Whilst driving around the Reserve, I have made an interesting observation regarding elephant utilization of Grewia spp. (Raisin bush).
During the dry winter months the breeding herds of elephants usually move off Ingwelala to range along the riparian areas. The bulls remain in the mopane veld during these times and by August partially feed on the raisin bushes, kicking and uprooting the raison bushes to predominantly ingest the roots.
I have noticed that many breeding herds, continuing to range on Ingwelala because of the water availability along the Nhlaralumi River. This provides easy access to riparian vegetation, but there is also considerable utilization of raisin bush. However, what I am seeing is that the breeding herds don’t uproot the plant, they prefer to feed off the stems and branches.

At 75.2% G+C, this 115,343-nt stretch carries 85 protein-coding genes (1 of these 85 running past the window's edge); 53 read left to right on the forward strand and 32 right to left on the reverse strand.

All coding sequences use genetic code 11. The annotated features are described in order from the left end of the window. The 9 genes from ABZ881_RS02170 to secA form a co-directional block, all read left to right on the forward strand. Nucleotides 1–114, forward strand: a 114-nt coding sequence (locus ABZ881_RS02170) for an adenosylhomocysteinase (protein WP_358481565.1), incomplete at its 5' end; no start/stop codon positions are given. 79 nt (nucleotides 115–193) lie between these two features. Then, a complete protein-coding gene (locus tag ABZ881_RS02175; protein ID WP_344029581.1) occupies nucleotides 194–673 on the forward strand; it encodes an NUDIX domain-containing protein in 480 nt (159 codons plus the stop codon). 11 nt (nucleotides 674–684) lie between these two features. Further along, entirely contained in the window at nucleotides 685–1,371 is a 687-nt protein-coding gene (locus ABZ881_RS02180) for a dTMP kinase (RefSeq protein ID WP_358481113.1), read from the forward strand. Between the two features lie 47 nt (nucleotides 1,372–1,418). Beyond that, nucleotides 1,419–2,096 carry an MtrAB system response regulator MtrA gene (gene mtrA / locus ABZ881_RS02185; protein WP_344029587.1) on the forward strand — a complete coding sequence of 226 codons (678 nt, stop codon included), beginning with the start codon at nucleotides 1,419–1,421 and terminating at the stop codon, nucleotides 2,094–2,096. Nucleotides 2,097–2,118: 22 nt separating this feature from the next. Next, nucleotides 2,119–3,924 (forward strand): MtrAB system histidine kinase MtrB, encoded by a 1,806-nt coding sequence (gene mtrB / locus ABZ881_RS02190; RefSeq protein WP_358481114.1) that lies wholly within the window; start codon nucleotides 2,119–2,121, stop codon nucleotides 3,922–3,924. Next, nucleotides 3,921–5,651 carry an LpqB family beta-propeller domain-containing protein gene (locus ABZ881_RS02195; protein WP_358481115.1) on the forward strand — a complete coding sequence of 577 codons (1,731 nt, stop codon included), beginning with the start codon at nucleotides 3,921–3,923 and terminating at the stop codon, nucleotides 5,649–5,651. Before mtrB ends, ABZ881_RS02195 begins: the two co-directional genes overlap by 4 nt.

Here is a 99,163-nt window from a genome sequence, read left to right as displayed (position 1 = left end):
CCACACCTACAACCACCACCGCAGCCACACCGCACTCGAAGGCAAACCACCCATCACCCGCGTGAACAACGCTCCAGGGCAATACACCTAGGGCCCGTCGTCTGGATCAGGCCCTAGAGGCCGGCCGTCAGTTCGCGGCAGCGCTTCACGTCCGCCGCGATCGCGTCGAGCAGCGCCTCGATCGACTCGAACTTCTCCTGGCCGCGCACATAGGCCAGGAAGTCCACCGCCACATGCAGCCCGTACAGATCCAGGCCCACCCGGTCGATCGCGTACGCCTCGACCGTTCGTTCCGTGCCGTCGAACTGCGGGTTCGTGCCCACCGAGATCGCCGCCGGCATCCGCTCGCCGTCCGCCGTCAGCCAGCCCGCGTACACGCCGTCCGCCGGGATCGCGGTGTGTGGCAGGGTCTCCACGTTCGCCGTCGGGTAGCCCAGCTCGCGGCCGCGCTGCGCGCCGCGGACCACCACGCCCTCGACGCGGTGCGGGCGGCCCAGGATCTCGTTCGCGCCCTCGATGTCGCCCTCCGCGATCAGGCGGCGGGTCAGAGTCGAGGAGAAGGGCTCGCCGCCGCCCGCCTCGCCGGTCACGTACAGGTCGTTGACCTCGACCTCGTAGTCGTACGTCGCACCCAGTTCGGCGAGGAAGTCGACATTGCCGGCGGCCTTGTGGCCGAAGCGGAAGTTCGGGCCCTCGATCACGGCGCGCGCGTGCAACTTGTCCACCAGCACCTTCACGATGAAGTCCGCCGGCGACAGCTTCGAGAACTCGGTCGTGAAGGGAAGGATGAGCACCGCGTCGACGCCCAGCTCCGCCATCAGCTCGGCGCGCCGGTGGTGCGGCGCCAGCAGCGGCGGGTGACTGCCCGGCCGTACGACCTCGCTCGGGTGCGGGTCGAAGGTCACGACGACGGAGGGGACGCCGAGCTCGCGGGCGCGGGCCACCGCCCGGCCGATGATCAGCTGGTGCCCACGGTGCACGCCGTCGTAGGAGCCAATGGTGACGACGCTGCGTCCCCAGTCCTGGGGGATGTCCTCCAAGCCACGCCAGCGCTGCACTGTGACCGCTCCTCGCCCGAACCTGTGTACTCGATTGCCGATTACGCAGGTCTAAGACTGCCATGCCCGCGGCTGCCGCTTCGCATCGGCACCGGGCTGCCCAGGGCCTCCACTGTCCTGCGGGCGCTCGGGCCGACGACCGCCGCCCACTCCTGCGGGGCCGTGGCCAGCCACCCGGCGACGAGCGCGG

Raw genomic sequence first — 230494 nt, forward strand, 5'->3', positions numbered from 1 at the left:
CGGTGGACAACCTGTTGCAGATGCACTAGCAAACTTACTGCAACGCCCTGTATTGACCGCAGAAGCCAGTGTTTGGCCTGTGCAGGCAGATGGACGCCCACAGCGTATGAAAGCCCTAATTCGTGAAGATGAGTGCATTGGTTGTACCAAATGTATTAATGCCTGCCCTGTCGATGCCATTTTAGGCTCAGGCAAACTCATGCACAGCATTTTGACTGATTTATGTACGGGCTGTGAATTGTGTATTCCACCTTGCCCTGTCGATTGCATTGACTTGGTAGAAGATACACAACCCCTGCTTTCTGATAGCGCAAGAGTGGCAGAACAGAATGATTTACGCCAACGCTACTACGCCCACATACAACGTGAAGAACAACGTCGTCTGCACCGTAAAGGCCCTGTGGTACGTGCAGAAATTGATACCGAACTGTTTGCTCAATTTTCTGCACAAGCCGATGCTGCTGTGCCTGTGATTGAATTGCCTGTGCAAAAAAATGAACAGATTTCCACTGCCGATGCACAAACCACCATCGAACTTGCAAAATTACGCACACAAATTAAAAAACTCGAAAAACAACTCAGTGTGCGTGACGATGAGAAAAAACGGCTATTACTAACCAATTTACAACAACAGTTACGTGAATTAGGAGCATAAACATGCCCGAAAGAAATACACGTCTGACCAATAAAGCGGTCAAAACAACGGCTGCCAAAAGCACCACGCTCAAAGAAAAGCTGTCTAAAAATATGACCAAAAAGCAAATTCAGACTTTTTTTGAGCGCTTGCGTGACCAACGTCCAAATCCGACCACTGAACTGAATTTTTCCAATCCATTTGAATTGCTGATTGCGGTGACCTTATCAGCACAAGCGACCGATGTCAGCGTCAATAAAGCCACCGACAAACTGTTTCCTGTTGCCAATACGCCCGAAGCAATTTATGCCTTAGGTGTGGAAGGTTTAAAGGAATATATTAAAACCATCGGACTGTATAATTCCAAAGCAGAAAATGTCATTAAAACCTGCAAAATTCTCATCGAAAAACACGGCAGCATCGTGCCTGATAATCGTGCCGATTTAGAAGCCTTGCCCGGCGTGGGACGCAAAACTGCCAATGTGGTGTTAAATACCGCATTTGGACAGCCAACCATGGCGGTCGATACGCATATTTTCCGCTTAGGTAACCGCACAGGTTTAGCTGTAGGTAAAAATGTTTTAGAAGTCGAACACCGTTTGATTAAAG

As management practices selective bush clearing of Grewia, could it be that that the breeding herds are “doing the veld a favour” and, by impacting on the Grewia, helping to “thin out” the bush and assist in maintaining a healthier balance between grass swards and woody communities?
This is a superficial observation, and in no way a scientific based statement, just a thought that I share with you. Only further observations in time will point towards the result and the natural drivers.
By John Llewellyn.